Povidone-iodine (PVI) is a universally accepted antiseptic agent used in ophthalmic surgery with strong evidence for its efficacy [1]. Infrequently, PVI has been associated with complications including postoperative eye pain, persistent corneal epithelial defects, and an attendant risk of keratitis [2]. True allergies to iodine are rare, indeed most cases they are from direct toxicity, particularly in repeated procedures [1]. Insufficient preoperative antisepsis in patients with self-reported allergies to iodine has led to a high incidence of endophthalmitis cases [3].

Considering that 5.9 million intravitreal injections are performed annually in the United States, and that ocular antisepsis is crucial for every intraocular procedure, ophthalmologists should be familiar with the alternatives to PVI.

A perfect disinfectant should have a wide antimicrobial spectrum, manifest rapid action even in the presence of organic matter, and be nontoxic to the patient [4]. Commonly used antiseptic agents are presented in Table 1.

Table 1 Antiseptics of common use and their in vitro spectrum against Gram-positive and Gram-negative bacteria.

Several antiseptics are inappropriate due to their toxicity to the corneal epithelium [5]. Alcohol-containing disinfectants (e.g., 10% PVI in 70% alcohol, or 2% chlorhexidine in 70% isopropyl alcohol) cannot be applied. Chlorhexidine gluconate manifests corneal epithelial toxicity at concentrations over 1% [6], and at even lower concentrations when combined with benzalkonium chloride [7]. Inadvertent use of commercially available 0.5% chlorhexidine acetate/0.1% cetrimide, instead of 0.05% chlorhexidine acetate, before intravitreal injection caused marked epithelial and stromal edema [8]. The application of concentrated PVI may lead to corneal staining at 24 hours after the application in healthy subjects [9], while additionally caused hyperemia [10]. In clinical practice, PVI solutions have been widely used for several decades with adequate tolerability and safety.

Even low concentrations of disinfectants can harm corneal endothelial cells [11]. Naor et al. found PVI concentrations greater than 0.05% led to significant endothelial damage in bovine eyes [11]. Accidental use of chlorhexidine, cetrimide and cialit as an irrigating solution in cataract surgery led to immediate corneal oedema and bullous keratopathy [12]. Damage was also seen with detergent residue (6% nonionic ethoxylated fatty alcohol) from the irrigating cannula [13]. It is unlikely that a significant amount of disinfectant would inadvertently enter the anterior chamber and reach the endothelium during preoperative antisepsis [3, 14]. Viscoelastic use in cataract surgery may additionally reduce endothelial-cell damage [15].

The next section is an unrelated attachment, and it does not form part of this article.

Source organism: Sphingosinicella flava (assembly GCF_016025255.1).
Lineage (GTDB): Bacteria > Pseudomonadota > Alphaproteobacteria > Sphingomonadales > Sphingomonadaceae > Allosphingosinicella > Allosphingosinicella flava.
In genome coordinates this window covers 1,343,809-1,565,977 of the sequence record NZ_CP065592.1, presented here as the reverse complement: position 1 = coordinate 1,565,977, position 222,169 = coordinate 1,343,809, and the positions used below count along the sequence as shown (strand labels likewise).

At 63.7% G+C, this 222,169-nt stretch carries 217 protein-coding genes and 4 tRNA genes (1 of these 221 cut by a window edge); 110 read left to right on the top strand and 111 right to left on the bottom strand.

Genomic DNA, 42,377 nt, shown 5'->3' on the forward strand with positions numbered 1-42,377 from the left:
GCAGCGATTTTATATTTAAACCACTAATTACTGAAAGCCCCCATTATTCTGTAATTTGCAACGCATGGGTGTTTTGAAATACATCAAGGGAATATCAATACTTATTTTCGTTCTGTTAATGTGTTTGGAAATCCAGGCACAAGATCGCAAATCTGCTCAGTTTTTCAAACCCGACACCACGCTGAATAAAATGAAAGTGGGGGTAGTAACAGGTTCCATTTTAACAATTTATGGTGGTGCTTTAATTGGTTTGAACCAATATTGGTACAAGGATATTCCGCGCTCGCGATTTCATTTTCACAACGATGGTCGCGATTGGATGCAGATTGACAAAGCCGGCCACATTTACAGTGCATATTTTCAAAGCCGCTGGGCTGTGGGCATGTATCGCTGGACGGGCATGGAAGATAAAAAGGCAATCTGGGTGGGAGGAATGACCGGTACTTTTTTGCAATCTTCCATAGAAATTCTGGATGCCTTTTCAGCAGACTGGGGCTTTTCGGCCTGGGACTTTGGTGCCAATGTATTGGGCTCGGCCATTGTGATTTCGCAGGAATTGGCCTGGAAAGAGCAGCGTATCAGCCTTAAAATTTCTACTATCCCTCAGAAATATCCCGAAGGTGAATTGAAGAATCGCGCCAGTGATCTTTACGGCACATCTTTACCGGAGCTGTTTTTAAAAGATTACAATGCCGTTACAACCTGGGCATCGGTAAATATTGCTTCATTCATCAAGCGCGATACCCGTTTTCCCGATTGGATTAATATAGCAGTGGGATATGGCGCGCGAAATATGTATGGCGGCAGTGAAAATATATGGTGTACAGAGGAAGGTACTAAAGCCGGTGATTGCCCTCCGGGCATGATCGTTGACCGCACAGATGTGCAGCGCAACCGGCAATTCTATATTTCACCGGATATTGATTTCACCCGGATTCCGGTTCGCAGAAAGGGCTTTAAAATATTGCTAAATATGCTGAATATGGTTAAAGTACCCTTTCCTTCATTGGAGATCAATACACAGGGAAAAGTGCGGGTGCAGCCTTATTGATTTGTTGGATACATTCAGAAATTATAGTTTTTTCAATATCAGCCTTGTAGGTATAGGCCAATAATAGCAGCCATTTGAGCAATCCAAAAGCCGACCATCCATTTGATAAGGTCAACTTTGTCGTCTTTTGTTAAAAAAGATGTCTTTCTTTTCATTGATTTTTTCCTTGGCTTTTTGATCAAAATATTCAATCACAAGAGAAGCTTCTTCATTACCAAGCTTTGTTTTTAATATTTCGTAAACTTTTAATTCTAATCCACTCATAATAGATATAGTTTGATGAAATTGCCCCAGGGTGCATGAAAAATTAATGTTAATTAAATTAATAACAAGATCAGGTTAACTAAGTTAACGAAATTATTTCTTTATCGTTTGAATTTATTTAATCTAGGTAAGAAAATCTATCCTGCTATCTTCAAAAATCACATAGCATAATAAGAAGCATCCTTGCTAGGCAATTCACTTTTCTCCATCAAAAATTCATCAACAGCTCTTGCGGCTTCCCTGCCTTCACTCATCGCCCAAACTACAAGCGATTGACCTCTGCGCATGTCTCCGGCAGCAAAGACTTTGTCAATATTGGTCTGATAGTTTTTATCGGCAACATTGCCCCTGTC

Disinfectants are more effective under conditions where organic material is not present to inactivate free iodine. Using an iodine binding agar-plate model of bacteria-contaminated conjunctiva, Silas et al. showed that 0.7% PVP-I, used three consecutive times over two minutes, was the minimum concentration sufficient to reduce the bacterial population by the FDA-required standard of 3-log10 [16]. Lower concentrations of PVI are more effective, with a more rapid effect, due to increased levels of free iodine [1]. Interaction with organic substances reduces bactericidal free iodine. A disadvantage of using low PVI concentrations (such as 0.1–1.0%) is that its disinfection capacity may be insufficient, necessitating iteration over 2 min. This may be less practical for short-duration procedures such as intravitreal/intracameral injections [1].